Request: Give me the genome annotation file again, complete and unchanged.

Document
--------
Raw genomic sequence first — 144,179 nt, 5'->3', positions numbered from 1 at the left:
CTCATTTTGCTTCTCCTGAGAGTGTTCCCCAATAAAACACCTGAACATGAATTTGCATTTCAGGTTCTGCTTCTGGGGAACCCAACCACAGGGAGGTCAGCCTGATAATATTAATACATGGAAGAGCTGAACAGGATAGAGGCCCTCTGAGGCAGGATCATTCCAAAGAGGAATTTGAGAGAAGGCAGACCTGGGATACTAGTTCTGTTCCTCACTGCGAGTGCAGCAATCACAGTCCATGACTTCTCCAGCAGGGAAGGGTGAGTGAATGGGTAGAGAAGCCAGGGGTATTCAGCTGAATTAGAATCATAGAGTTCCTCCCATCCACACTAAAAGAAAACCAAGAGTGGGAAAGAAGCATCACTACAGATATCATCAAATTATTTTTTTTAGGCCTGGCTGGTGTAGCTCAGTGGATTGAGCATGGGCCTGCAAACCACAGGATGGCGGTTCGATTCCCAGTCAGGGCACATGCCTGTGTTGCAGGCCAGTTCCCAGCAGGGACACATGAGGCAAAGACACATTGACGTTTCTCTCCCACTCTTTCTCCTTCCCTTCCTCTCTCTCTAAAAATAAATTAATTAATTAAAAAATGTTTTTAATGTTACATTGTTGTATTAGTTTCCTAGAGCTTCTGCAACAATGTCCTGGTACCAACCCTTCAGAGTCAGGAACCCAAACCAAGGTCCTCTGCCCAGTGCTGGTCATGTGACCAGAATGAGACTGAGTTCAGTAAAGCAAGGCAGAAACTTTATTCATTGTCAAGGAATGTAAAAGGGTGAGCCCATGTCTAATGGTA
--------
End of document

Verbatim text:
Raw genomic sequence first — 144,179 nt, 5'->3', positions numbered from 1 at the left:
CTCATTTTGCTTCTCCTGAGAGTGTTCCCCAATAAAACACCTGAACATGAATTTGCATTTCAGGTTCTGCTTCTGGGGAACCCAACCACAGGGAGGTCAGCCTGATAATATTAATACATGGAAGAGCTGAACAGGATAGAGGCCCTCTGAGGCAGGATCATTCCAAAGAGGAATTTGAGAGAAGGCAGACCTGGGATACTAGTTCTGTTCCTCACTGCGAGTGCAGCAATCACAGTCCATGACTTCTCCAGCAGGGAAGGGTGAGTGAATGGGTAGAGAAGCCAGGGGTATTCAGCTGAATTAGAATCATAGAGTTCCTCCCATCCACACTAAAAGAAAACCAAGAGTGGGAAAGAAGCATCACTACAGATATCATCAAATTATTTTTTTTAGGCCTGGCTGGTGTAGCTCAGTGGATTGAGCATGGGCCTGCAAACCACAGGATGGCGGTTCGATTCCCAGTCAGGGCACATGCCTGTGTTGCAGGCCAGTTCCCAGCAGGGACACATGAGGCAAAGACACATTGACGTTTCTCTCCCACTCTTTCTCCTTCCCTTCCTCTCTCTCTAAAAATAAATTAATTAATTAAAAAATGTTTTTAATGTTACATTGTTGTATTAGTTTCCTAGAGCTTCTGCAACAATGTCCTGGTACCAACCCTTCAGAGTCAGGAACCCAAACCAAGGTCCTCTGCCCAGTGCTGGTCATGTGACCAGAATGAGACTGAGTTCAGTAAAGCAAGGCAGAAACTTTATTCATTGTCAAGGAATGTAAAAGGGTGAGCCCATGTCTAATGGTA